Kevin: Sure. I don't have much to say on that side of things. I will say I share the same thing. Like I said, I met with management, but at the same time they're going to say we have AI, it's amazing. We have so many smart PhDs over in this field doing the work. I mean, the outbound interviews on Glassdoor despite how bad some of them are, most of them say at the end of the day, the actual core structure is good. Now Glassdoor interviews aren't really valuable, I will say, for many different reasons. But it is notable that they are saying, hey, I hated the company when I was working there. I got fired. But you know what, they had some pretty sharp tech there.
Quick pivot cause we're running out of time, but someone asked about Darwin and that recent acquisition. And also I want to give a bit more characterization, like although they do auto loans, I would say personal loans are a much bigger portion of their world in the auto loan business. And this goes down to like some communication, which is myself included. I had to dig to really get more data on this. Recently I got a list of all their ABSs and so you can kind of see their ABS issuances and how big they are, and that's effectively how they're deploying. And what I would think, I don't think many or any investors know that in the single-family rental space they did $250 million last August.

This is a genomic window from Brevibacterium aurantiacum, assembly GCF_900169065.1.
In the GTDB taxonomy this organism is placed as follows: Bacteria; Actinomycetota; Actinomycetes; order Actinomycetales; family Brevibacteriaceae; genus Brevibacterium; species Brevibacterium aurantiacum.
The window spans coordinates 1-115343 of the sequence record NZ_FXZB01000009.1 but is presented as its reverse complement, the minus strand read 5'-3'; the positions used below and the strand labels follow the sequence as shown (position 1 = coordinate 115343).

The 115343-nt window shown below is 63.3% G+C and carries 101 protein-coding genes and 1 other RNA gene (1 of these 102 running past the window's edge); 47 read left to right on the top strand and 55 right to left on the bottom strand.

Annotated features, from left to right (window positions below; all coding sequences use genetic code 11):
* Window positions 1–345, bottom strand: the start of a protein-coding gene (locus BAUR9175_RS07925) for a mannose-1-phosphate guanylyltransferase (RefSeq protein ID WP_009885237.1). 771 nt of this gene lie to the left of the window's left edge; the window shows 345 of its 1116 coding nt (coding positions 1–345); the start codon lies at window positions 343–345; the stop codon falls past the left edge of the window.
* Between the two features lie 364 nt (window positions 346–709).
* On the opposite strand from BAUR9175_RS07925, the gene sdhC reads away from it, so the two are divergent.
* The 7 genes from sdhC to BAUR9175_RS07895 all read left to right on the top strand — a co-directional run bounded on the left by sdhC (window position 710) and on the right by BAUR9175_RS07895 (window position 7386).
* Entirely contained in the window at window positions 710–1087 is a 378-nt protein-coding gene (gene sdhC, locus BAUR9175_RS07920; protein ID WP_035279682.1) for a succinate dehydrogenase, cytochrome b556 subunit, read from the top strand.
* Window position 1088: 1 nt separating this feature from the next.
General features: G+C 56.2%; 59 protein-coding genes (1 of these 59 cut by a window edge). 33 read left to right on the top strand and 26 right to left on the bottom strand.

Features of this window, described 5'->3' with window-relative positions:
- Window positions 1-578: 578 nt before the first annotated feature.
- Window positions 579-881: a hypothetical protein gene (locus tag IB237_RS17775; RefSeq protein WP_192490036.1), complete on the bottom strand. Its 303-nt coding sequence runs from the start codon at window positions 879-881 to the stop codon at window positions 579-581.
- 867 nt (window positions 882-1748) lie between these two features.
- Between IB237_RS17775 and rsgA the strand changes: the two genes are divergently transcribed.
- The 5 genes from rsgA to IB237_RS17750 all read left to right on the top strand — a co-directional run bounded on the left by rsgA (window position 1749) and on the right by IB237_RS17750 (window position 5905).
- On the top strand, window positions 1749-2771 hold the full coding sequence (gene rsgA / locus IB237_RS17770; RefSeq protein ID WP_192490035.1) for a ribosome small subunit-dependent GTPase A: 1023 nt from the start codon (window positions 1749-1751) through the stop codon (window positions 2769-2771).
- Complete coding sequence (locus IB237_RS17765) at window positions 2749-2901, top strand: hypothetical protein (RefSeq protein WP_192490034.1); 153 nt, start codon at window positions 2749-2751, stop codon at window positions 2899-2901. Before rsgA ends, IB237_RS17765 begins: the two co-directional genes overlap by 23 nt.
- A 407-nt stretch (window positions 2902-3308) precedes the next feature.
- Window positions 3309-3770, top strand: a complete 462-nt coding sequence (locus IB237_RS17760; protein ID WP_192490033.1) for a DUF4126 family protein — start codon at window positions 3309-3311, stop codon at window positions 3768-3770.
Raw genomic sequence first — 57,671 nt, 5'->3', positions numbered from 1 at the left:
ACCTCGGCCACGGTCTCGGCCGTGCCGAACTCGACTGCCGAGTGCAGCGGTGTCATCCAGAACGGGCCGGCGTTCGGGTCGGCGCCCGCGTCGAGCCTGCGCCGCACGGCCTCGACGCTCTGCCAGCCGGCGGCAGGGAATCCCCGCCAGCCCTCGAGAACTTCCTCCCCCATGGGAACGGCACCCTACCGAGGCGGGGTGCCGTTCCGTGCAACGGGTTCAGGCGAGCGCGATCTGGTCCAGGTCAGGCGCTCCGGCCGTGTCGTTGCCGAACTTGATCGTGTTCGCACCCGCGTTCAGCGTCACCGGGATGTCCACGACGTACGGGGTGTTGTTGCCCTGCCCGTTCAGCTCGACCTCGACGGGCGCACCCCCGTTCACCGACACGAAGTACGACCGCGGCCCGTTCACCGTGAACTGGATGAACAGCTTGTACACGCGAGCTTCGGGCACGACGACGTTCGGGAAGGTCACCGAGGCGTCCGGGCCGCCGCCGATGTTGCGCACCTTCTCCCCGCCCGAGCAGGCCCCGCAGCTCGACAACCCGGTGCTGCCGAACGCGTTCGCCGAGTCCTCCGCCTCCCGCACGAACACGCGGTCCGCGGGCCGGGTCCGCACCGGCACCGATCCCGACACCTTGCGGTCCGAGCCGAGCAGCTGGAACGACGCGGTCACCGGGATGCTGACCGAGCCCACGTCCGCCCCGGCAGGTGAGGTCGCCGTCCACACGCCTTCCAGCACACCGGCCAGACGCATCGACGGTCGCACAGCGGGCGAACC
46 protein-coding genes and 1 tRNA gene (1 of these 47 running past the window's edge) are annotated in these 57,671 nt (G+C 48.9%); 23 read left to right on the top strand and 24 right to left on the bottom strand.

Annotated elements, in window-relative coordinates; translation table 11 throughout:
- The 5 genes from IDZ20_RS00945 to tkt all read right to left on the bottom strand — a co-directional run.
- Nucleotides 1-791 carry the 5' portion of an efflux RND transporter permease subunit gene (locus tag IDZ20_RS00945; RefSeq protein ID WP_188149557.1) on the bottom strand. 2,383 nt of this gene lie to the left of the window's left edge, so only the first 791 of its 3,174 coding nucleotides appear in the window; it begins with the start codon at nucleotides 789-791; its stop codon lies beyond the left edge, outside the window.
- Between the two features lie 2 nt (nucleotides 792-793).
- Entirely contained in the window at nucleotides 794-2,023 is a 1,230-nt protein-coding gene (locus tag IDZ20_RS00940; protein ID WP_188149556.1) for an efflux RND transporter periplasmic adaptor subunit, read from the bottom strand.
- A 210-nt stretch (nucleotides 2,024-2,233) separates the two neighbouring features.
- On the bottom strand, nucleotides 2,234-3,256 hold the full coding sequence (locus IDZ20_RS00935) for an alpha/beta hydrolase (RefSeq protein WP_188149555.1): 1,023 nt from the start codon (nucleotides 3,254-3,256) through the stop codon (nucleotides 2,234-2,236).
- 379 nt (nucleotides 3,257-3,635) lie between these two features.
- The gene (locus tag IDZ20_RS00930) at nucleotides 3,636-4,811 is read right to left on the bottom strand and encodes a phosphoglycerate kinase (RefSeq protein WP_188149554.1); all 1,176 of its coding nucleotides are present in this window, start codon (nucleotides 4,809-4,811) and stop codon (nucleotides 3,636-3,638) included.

So they raised 250 million worth of investment capital from investors last August to deploy into single-family residences. So ultimately what they did was they went and spent that money buying up a whole bunch of houses in America on behalf of the investors. The capital appreciation of those houses up or down goes to the original investors, so they don't have any exposure there. However, they are applying their AI in selecting those houses. What they're saying is we have a huge, huge set of data on all of these loans. We know which people are paying back, which people aren't, and so we can, for example, pick zip codes where hey, look, turns out that these people in this zip code are suddenly paying back more likely than they normally would because that is an area that is up and coming, it's gentrifying or whatever, right?